After years of saving, post-secondary enrolment has arrived and it’s time to put that RESP money to work. But, how do you withdraw those funds and more importantly, how do you do it smartly? Let’s dig in.
At Knowledge First Financial, you can choose when and how much to withdraw from your RESP, based on your student’s needs. However, before you withdraw, it is important that you explore the various aspects of RESP withdrawal, so you know how to withdraw the right way.
Since the government contributes a considerable amount of money to RESP holders across the country, it is understandable that they have rules about how RESP funds can be used. These rules include parameters for what post-secondary institutions are eligible, how much and when you can withdraw, what happens if the child doesn’t attend postsecondary school, and more. We take an in-depth look at these parameters and others on the Withdrawal Rules + FAQs page, which we encourage you to review.
Understand the contents of my RESP (and why it matters)
Most RESP subscribers contribute routinely over several years before their child enrols in post-secondary school. So, if you’ve been watching your RESP savings grow over the years without paying close attention to the details, you’re not alone. But, when it comes to withdrawals, the contents of your RESP matter.
At the time of your child’s enrolment, your RESP savings will typically consist of:
While you might be tempted to look at the total amount in your RESP as “our savings,” each of these three parts is treated differently when it comes time to withdraw.
Your contributions vs. RESP income
Over the years, you will have made contributions to your RESP using your hard-earned money. This has been the fuel that drove growth in your RESP. Well done!
As a reward, the government has contributed to your RESP through grant money. Also, your RESP savings have likely generated gains through compound growth on both your contributions and government grants. This grant money + investment gains are together considered “RESP income”.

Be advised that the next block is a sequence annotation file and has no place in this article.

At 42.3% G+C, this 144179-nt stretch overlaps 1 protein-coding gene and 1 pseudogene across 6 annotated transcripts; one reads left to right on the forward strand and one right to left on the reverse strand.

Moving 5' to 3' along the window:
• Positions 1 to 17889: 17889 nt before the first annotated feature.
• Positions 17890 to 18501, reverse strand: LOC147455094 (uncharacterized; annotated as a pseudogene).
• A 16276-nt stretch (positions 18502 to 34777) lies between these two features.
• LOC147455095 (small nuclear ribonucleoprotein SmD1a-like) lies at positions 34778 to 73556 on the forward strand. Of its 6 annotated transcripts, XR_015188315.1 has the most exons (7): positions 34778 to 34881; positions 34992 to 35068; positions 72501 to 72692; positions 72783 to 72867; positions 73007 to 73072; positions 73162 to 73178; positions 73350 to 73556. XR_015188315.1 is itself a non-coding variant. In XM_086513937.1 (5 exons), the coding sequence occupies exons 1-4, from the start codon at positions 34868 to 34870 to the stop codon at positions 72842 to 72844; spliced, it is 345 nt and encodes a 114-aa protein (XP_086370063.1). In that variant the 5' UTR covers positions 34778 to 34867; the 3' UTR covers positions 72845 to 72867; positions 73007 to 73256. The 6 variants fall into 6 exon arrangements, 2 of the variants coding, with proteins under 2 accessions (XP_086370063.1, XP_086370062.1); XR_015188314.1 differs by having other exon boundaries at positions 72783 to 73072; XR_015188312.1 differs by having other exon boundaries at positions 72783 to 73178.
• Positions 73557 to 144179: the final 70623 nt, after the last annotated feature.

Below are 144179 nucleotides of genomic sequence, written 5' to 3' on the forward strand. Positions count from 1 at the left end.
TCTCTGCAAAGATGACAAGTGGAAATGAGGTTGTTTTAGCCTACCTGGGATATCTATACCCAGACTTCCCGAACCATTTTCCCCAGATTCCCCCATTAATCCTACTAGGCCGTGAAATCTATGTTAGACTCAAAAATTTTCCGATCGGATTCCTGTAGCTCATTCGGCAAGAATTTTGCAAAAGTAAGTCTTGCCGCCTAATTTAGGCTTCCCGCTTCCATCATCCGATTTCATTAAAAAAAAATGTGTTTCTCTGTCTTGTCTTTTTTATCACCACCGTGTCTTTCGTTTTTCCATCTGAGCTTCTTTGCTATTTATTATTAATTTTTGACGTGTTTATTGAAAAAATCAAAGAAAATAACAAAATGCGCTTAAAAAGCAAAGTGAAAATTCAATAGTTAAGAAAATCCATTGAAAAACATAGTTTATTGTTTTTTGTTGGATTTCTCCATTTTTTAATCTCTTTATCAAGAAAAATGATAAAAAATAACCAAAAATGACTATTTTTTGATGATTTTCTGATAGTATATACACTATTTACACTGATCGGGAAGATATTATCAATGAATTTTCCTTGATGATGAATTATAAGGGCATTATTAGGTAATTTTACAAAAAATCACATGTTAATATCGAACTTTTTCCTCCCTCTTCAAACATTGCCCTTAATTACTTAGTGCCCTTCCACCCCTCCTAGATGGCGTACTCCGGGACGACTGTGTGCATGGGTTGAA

The reason this difference is important is that the way these funds are withdrawn (and the way they are taxed) varies between your contributions and RESP income. We explore those variances below.
As mentioned above, the various contents of your RESP are treated differently when it comes to withdrawal. Let’s have a look at those differences.
Withdrawing your contributions
When your child enrols in postsecondary school, your contributions can be withdrawn through a Post-Secondary Education Contribution Payment (PSE). These contributions are returned to you tax-free and you can choose whether you want the funds to be released to you, or your child.
You also have the option to withdraw your contributions before your child enrols in post-secondary school through a Non-Post-Secondary Education Payment (NPSE). Keep in mind that doing so will result in the government reclaiming grant money they contributed to your RESP, and may result in the closure of your RESP. See Withdrawal Rules + FAQs for more details.
Withdrawing RESP income
Once a student is enrolled in an eligible post-secondary institution, grants + investment gains can be withdrawn through an Educational Assistance Payment (EAP). This income is taxable upon withdrawal, so it is important to be smart in how you withdraw funds from your RESP to maximize tax savings.
Also, it’s important to note that only the beneficiary (the student) can receive an EAP (i.e. a parent can’t pocket RESP income), so be sure to support your student in understanding the process. We also have a dedicated Student Hub with lots of information to help your student understand EAPs (among other things), so that is an excellent resource to share with them as well.
Withdrawing income for non-educational purposes
If your RESP has leftover income that your child did not use for educational purposes, that money can be withdrawn through an Accumulated Income Payment (AIP). Keep in mind that if you aren’t using your RESP income for educational purposes, the government will not allow you to withdraw grant money (i.e. you can only withdraw income from investment gains). AIPs are also taxed very heavily (regular income tax + an additional tax of 20%, or 12% for residents of Quebec), so many RESP subscribers choose to transfer income to an RRSP to avoid this tax. For more information on Accumulated Income Payments, click here.
As explained above, RESP income is taxable. You’d be happy to know, however, that most students enjoy tax-free withdrawals when they withdraw strategically. So, unless you are one of the few people who enjoys paying tax, check out our page dedicated to strategic withdrawal.
Once enrolled in an eligible postsecondary school, the best way to request a withdrawal is online. It’s fast and easy and you can receive your payment in as little as 48 hours! Instructions on how to do that, as well as avenues for other types of withdrawals can be found below.